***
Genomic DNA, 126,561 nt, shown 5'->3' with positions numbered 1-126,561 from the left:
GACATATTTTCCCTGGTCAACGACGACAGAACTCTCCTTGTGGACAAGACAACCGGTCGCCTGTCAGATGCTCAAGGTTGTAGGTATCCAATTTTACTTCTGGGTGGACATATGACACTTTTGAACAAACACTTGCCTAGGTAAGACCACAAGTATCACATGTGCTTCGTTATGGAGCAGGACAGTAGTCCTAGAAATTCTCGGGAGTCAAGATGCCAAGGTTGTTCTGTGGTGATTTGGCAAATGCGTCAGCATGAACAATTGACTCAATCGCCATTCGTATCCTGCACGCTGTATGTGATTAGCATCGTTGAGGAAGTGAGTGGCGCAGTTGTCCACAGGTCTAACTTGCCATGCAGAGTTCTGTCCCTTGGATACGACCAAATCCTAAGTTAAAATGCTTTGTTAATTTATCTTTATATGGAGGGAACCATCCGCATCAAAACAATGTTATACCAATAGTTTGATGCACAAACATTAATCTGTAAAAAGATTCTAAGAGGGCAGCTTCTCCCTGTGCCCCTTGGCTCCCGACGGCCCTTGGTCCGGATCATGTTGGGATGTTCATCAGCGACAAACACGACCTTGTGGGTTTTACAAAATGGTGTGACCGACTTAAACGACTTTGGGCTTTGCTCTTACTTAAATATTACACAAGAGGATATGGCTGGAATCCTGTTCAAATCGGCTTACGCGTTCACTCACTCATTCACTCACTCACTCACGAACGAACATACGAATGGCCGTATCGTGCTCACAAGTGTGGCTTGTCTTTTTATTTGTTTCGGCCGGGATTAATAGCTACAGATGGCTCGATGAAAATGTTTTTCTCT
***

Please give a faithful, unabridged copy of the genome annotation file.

Genomic DNA, 126,561 nt, shown 5'->3' with positions numbered 1-126,561 from the left:
GACATATTTTCCCTGGTCAACGACGACAGAACTCTCCTTGTGGACAAGACAACCGGTCGCCTGTCAGATGCTCAAGGTTGTAGGTATCCAATTTTACTTCTGGGTGGACATATGACACTTTTGAACAAACACTTGCCTAGGTAAGACCACAAGTATCACATGTGCTTCGTTATGGAGCAGGACAGTAGTCCTAGAAATTCTCGGGAGTCAAGATGCCAAGGTTGTTCTGTGGTGATTTGGCAAATGCGTCAGCATGAACAATTGACTCAATCGCCATTCGTATCCTGCACGCTGTATGTGATTAGCATCGTTGAGGAAGTGAGTGGCGCAGTTGTCCACAGGTCTAACTTGCCATGCAGAGTTCTGTCCCTTGGATACGACCAAATCCTAAGTTAAAATGCTTTGTTAATTTATCTTTATATGGAGGGAACCATCCGCATCAAAACAATGTTATACCAATAGTTTGATGCACAAACATTAATCTGTAAAAAGATTCTAAGAGGGCAGCTTCTCCCTGTGCCCCTTGGCTCCCGACGGCCCTTGGTCCGGATCATGTTGGGATGTTCATCAGCGACAAACACGACCTTGTGGGTTTTACAAAATGGTGTGACCGACTTAAACGACTTTGGGCTTTGCTCTTACTTAAATATTACACAAGAGGATATGGCTGGAATCCTGTTCAAATCGGCTTACGCGTTCACTCACTCATTCACTCACTCACTCACGAACGAACATACGAATGGCCGTATCGTGCTCACAAGTGTGGCTTGTCTTTTTATTTGTTTCGGCCGGGATTAATAGCTACAGATGGCTCGATGAAAATGTTTTTCTCT